This is a guest post by my friend Dr. Jennifer Degler. Jennifer pulls no punches. But, she’s a difference maker in the Kingdom. I’m thankful for her influence.
If you are a pastor considering or engaging in an affair, may I offer you points to ponder from a psychologist who has been honored to work with hurting people on all sides of an affair?
1) The biggest lie you are telling yourself is “I am attracted to my affair partner because of things that are wrong with my spouse.”
Here’s the truth: “I am attracted to my affair partner because of things that are wrong in me.” An affair will not fix what’s wrong with you. Having an emotional or sexual affair is using another person as a pain reliever. They are your Oxycodone, your drug of choice. You are using him or her as a distraction from your brokenness.
The bottom line: an affair is using another person in the worst way and calling it love.
2) You are thinking like a narcissist if you believe things like “The importance of my ministry should earn me a pass on church discipline or making apologies” or “I don’t need to step down from leadership” or “Exceptions should be made for me” or even “I am entitled to this affair.”
Bottom line: You are not that special. None of us are.
3) Your affair or “inappropriate relationship” (the latest euphemism) will come out eventually.
Don’t fool yourself; it’s going to be uncovered and made public. Thanks to social media, thousands of people will know within days.
Bottom line: Anyone who Googles your name will find your affair on the first page of search results.
4) When your secret is exposed, your family, friends, staff, and church members will feel violated, and those who have deeper emotional wounds from an alcoholic, abusive, self-absorbed, or absent parent or spouse will be affected in ways you can’t even imagine.
The current betrayal and abandonment they feel in reaction to your actions will stir up old hurts. They had grown to trust you as their pastor, to believe they had finally found a truly good man or woman who loved them too much to lie. Your affair will leave them reeling.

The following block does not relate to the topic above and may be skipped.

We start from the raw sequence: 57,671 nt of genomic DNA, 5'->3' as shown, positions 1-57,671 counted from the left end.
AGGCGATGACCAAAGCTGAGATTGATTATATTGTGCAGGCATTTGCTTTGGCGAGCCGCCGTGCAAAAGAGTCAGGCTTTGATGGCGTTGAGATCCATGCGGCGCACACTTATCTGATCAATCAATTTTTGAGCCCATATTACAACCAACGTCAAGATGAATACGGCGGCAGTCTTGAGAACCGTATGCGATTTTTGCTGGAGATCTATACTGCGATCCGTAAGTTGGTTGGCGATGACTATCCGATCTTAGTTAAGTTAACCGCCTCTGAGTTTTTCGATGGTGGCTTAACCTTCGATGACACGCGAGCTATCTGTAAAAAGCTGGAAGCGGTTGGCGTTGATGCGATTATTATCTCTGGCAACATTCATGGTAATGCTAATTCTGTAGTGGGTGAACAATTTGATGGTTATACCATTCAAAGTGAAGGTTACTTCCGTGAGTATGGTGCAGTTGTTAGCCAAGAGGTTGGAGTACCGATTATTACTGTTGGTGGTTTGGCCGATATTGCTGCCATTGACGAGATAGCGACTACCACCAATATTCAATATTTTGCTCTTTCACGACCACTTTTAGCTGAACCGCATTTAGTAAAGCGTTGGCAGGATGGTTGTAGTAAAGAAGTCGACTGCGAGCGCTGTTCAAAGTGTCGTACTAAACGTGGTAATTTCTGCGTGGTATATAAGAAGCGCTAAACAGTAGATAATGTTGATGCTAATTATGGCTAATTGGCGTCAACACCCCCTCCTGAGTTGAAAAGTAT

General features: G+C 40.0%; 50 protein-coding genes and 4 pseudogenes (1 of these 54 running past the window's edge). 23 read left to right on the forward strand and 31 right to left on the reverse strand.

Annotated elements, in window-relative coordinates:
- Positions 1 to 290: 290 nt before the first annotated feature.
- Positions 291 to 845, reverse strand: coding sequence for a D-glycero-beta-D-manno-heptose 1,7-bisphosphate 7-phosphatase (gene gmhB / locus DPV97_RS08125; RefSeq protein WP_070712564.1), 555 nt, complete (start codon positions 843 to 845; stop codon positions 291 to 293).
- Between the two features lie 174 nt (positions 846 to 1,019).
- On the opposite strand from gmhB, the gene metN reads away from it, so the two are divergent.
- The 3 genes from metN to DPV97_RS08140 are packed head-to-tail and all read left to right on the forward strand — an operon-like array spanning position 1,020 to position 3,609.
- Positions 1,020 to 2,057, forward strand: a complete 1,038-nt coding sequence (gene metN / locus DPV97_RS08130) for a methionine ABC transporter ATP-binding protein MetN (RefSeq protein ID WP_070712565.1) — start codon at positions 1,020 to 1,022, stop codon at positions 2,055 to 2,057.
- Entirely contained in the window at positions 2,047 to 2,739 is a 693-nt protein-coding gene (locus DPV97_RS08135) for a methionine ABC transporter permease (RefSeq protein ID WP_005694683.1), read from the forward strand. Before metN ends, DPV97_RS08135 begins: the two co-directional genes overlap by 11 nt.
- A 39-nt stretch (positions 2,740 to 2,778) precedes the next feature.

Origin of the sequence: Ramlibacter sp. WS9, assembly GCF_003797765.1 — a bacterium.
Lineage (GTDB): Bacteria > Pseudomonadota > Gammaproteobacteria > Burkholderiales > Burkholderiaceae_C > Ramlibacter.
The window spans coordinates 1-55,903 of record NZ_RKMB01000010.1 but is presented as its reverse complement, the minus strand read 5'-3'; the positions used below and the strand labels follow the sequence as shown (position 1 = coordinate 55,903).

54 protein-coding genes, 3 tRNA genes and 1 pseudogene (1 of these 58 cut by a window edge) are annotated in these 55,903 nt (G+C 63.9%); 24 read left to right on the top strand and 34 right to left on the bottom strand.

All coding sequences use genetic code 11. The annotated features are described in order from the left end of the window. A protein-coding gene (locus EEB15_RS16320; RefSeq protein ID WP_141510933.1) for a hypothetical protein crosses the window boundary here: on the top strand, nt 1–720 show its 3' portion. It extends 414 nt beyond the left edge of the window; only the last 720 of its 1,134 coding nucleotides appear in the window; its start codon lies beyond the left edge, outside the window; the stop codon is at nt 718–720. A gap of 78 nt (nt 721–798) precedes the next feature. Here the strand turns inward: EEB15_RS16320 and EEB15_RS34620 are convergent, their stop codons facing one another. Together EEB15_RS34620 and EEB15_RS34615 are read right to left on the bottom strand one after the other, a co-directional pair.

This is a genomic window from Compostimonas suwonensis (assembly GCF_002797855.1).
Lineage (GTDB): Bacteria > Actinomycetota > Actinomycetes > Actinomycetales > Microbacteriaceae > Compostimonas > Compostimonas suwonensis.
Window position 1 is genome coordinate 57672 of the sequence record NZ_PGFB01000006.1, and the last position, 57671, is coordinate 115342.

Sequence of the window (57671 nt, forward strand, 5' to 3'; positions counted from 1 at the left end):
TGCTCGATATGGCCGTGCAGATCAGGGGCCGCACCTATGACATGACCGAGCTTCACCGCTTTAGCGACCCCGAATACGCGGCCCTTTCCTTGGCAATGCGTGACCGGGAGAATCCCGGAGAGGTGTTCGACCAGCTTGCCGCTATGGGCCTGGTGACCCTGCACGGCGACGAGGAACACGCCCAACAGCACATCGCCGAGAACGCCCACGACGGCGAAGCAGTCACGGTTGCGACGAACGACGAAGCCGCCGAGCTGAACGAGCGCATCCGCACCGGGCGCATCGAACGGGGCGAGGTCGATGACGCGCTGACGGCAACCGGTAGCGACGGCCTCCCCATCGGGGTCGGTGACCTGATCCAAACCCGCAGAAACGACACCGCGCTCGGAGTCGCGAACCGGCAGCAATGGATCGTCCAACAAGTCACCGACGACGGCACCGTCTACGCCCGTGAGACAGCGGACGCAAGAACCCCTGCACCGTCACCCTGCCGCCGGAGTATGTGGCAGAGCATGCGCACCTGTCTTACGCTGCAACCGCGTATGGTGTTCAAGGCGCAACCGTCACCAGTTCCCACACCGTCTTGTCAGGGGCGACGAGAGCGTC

Best case scenario: they share their emotional upheaval with caring friends and a counselor. Their church pulls together to provide support for many months.
More common scenario: they deal with their emotional upheaval by either 1) checking out (shutting down emotionally, withdrawing from others, or leaving the organized church, perhaps forever) or 2) acting out (self-destructive behaviors like drinking or eating too much, diving into unwise relationships, etc.).
Bottom line: Your affair will shipwreck wounded people who already struggle to keep afloat emotionally.
5) There is hope for the minister who’s had an affair.
It starts with confessing to your spouse, trusted friends, an elder board or personnel committee, and then cutting off all contact with your affair partner.
In the weeks (and consequences) to follow, you may regret confessing when you see the devastation in your family and ministry. You will spend precious time and money on counseling that you may doubt can help you. You will wonder if God can make you whole. You may hate yourself.
It will be the most awful time of your life.
But you will also feel relief when you have nothing to hide.
Your dedication to recovery will help you regain the respect of your children and friends. With tremendous work, your marriage can heal. People will move on to other gossip. You will someday like yourself again.
Bottom line: If you will go through the firestorm ignited when a pastor admits an affair, you will see God bring beauty from the ashes of your life.
There is hope for you, Pastor.
Jennifer Degler, Ph.D.